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By Matt Pacocha
On the eve of the 25th annual Interbike trade show, set to kickoff in Las Vegas, Nevada, this week, Cannondale got a bit of a jump on the competition and formally released its new Rush Carbon bicycle at a company event held over the weekend at Brian Head, Utah.
The new bike is the evolution of the aluminum Rush introduced last year in Park City. The Rush platform, with 110 millimeters of travel front and rear, is specifically built for the needs of the long haul racer. All aspects of the bike are designed for ultra-endurance racing, though Christoph Sauser demonstrated the aluminum bike’s abilities in a decidedly shorter and faster event, taking second at the World Cup Fort William, Scotland in 2005, his final race as a Cannondale-sponsored rider. The carbon version of the Rush brings two expected benefits to the design, a decrease in weight and an increase in front-end stiffness.
The 2007 model year marks 15 years of system integration by the American manufacturer. “System integration” refers to Cannondale’s holistic approach to building bikes as a complete package. As manufacturers push bicycle weights to the limits, system integration becomes a more common solution within the industry. Cannondale’s first integrated product was the Headshock suspension fork, which made its debut in 1992.
For 2007, the Rush Carbon has integrated the crank, bottom bracket, fork, front hub, stem and headset. Despite its benefits, integration can also lead to inconvenience and sometimes incompatibility. The new Si stem is built as one-piece with the fork’s steerer tube (Cannondale calls it a quill) therefore changing a stem means changing the entire steerer. Fortunately, that task is relatively straight-forward on a bike featuring Cannondale’s Lefty single-leg forks. There is a weight advantage in taking that approach. The new 3-D forged stem weighs 240 grams and knocks more than 100 grams from the previous two-piece system. Each Cannondale dealer will receive a fitting system containing all nine stem sizes packed in a smart looking foam lined suitcase.
The Rush Carbon comes equipped with the new 2.7-pound Lefty Speed SL fork that offers a full 110mm of travel. The SL offers with a lockout as well as size-specific compression valving and a negative spring to better match its rider. The Lefty Speed SL slides on 88 needle bearings as opposed to bushings. Cannondale claims that this fork is unmatched in torsional stiffness in this weight category. As an added bonus, the Mavic CrossMax SLR Lefty specific front wheel is 50 grams lighter than the standard version.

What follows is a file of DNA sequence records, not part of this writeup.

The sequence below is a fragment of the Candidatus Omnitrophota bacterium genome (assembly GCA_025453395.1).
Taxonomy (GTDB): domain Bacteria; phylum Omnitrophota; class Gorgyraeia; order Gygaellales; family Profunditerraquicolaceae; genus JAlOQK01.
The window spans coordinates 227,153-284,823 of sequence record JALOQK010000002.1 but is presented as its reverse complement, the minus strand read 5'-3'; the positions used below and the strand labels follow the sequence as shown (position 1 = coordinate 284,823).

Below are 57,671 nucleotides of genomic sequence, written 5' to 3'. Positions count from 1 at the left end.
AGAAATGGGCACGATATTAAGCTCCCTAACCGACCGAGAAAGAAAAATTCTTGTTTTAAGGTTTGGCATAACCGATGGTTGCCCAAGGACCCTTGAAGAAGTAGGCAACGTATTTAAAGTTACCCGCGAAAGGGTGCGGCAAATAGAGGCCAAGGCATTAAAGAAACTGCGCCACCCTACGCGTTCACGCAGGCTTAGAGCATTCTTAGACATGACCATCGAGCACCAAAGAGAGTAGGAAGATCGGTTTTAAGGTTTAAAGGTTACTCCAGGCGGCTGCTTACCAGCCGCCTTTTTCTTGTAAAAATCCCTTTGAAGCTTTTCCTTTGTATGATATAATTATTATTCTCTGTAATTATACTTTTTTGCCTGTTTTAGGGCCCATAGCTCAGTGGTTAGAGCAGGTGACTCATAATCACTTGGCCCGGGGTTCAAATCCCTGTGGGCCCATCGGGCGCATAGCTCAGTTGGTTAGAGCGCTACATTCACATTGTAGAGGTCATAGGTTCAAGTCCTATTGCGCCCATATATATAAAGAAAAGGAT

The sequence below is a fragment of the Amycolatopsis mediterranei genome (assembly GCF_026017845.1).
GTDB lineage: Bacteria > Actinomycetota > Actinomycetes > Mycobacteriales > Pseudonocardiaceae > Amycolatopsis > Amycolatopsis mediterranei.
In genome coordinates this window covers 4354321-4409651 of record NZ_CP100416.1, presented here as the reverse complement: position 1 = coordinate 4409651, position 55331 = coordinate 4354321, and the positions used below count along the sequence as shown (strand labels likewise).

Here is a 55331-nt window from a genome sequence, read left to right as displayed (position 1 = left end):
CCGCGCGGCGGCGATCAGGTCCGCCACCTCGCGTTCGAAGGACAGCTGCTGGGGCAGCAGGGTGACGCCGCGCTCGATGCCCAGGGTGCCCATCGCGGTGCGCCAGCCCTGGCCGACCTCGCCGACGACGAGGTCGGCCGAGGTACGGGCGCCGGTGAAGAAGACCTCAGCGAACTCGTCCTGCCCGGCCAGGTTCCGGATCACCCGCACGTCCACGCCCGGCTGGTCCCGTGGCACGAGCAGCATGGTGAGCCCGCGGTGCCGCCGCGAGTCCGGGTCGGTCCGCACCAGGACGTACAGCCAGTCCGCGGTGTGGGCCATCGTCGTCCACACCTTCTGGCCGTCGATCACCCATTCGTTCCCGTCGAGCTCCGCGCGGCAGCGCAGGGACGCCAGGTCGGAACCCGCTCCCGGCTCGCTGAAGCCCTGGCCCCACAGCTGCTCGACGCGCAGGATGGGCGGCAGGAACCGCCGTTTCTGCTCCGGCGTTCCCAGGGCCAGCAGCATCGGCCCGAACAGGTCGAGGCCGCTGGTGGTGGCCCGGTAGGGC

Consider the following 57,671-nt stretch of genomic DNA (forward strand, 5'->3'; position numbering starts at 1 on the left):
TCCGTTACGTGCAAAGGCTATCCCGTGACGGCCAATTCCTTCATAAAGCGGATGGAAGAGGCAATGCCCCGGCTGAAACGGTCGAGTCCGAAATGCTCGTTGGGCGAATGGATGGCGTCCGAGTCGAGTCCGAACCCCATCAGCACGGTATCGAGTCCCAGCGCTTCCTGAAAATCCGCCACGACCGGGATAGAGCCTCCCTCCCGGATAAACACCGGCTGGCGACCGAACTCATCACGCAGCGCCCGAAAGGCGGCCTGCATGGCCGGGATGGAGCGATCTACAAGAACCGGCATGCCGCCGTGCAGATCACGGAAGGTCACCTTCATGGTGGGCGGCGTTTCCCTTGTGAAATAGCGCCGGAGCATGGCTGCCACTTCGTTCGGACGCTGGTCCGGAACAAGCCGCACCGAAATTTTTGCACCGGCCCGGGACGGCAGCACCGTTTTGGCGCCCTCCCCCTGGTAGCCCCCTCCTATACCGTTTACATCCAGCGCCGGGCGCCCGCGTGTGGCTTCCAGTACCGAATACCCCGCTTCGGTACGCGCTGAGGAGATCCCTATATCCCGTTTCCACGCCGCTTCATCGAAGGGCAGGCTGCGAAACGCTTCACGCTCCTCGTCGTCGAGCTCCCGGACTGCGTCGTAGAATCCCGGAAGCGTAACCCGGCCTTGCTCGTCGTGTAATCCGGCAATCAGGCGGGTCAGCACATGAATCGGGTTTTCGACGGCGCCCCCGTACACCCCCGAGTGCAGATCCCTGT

Cannondale engineers identified five criteria that they felt defined the bike’s marathon pedigree: lightweight, suspension performance, handling, efficiency and comfort.
The carbon fiber monocoque front triangle is 300 grams lighter than its aluminum counterpart. The monocoque molding process allows for its unique shape and for the shock mount and pivot to be molded directly into the frame. The massive head tube junctions are designed to help the bike track precisely through corners.
Cannondale engineers are quick to point out that regardless of suspension design, the ideal wheel path is up and back, which the Rush’s single pivot design provides. Cannondale engineers claim that a unique combination of a regressive leverage ratio frame design and progressive shock, gives a Rush rider better suspension performance throughout its travel than if both were progressive.
With the final design, Cannondale engineers felt they have found a bike that performs well on all fronts while providing benefits unique to a single pivot design. A single pivot bike’s maintenance is arguably simpler and quicker, not to mention cheaper to manufacture. Cannondale also claims that the weight saved using one pivot can be used elsewhere to build a stronger more durable frame.
The Rush is unique in its geometry. It has short chainstays and a slack head tube, these are attributes meant to make the bike stable yet maneuverable. Engineers kept in mind the bike’s mission, as an endurance racer, and assumed that there will be times when the rider is on “auto-pilot” on a night lap at two am in a 24-hour race and the bike needs to be as forgiving as possible. The Rush also has a relatively low bottom bracket, a feature that might just catch an unsuspecting new rider off guard.
For 2007, the Rush Carbon will come in three models, each of which will be offered in small, medium, large and extra large. The Rush Carbon 2 is the entry model at $4500. It will come with a Lefty DLR2 fork and Shimano XT level components. It weighs 25.5 pounds in a medium. The Rush Carbon 1 comes with the new Lefty Speed SL, Mavic Crossmax SLR wheels and a Shimano XTR group. It costs $6000 and weighs 24.07 pounds. The flagship Rush Carbon Team comes with SRAM’s X.0 group and Avid Juicy Ultimate brakes, it costs $6500 and weighs 23.7 pounds.